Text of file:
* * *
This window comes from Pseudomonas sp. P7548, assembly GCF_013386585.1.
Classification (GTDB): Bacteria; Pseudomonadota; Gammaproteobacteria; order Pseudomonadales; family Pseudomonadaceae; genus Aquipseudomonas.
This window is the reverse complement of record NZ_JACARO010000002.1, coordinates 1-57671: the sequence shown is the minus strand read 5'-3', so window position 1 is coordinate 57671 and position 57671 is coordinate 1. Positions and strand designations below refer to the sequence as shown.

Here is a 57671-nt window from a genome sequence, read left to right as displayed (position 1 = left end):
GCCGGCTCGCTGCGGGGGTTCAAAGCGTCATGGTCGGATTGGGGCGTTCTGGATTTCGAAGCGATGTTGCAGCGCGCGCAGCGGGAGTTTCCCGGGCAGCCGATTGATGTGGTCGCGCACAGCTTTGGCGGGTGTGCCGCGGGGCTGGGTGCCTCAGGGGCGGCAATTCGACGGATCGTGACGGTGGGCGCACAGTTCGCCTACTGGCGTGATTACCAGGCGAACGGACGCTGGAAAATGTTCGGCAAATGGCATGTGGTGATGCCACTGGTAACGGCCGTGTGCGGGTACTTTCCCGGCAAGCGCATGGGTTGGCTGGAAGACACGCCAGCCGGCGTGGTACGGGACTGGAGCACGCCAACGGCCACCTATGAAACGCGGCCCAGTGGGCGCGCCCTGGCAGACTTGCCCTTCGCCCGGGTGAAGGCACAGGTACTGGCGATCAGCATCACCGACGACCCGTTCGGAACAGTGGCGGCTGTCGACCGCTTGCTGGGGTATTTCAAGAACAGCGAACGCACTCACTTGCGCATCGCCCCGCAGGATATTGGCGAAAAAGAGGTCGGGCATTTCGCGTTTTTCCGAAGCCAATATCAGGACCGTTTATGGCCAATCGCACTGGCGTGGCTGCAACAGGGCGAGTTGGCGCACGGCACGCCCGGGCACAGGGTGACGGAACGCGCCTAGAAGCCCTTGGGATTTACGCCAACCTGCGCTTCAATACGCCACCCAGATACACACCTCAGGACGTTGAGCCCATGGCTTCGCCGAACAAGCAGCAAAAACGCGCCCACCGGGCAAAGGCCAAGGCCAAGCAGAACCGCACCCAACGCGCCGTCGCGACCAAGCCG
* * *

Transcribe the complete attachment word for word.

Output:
This window comes from Pseudomonas sp. P7548, assembly GCF_013386585.1.
Classification (GTDB): Bacteria; Pseudomonadota; Gammaproteobacteria; order Pseudomonadales; family Pseudomonadaceae; genus Aquipseudomonas.
This window is the reverse complement of record NZ_JACARO010000002.1, coordinates 1-57671: the sequence shown is the minus strand read 5'-3', so window position 1 is coordinate 57671 and position 57671 is coordinate 1. Positions and strand designations below refer to the sequence as shown.

Here is a 57671-nt window from a genome sequence, read left to right as displayed (position 1 = left end):
GCCGGCTCGCTGCGGGGGTTCAAAGCGTCATGGTCGGATTGGGGCGTTCTGGATTTCGAAGCGATGTTGCAGCGCGCGCAGCGGGAGTTTCCCGGGCAGCCGATTGATGTGGTCGCGCACAGCTTTGGCGGGTGTGCCGCGGGGCTGGGTGCCTCAGGGGCGGCAATTCGACGGATCGTGACGGTGGGCGCACAGTTCGCCTACTGGCGTGATTACCAGGCGAACGGACGCTGGAAAATGTTCGGCAAATGGCATGTGGTGATGCCACTGGTAACGGCCGTGTGCGGGTACTTTCCCGGCAAGCGCATGGGTTGGCTGGAAGACACGCCAGCCGGCGTGGTACGGGACTGGAGCACGCCAACGGCCACCTATGAAACGCGGCCCAGTGGGCGCGCCCTGGCAGACTTGCCCTTCGCCCGGGTGAAGGCACAGGTACTGGCGATCAGCATCACCGACGACCCGTTCGGAACAGTGGCGGCTGTCGACCGCTTGCTGGGGTATTTCAAGAACAGCGAACGCACTCACTTGCGCATCGCCCCGCAGGATATTGGCGAAAAAGAGGTCGGGCATTTCGCGTTTTTCCGAAGCCAATATCAGGACCGTTTATGGCCAATCGCACTGGCGTGGCTGCAACAGGGCGAGTTGGCGCACGGCACGCCCGGGCACAGGGTGACGGAACGCGCCTAGAAGCCCTTGGGATTTACGCCAACCTGCGCTTCAATACGCCACCCAGATACACACCTCAGGACGTTGAGCCCATGGCTTCGCCGAACAAGCAGCAAAAACGCGCCCACCGGGCAAAGGCCAAGGCCAAGCAGAACCGCACCCAACGCGCCGTCGCGACCAAGCCG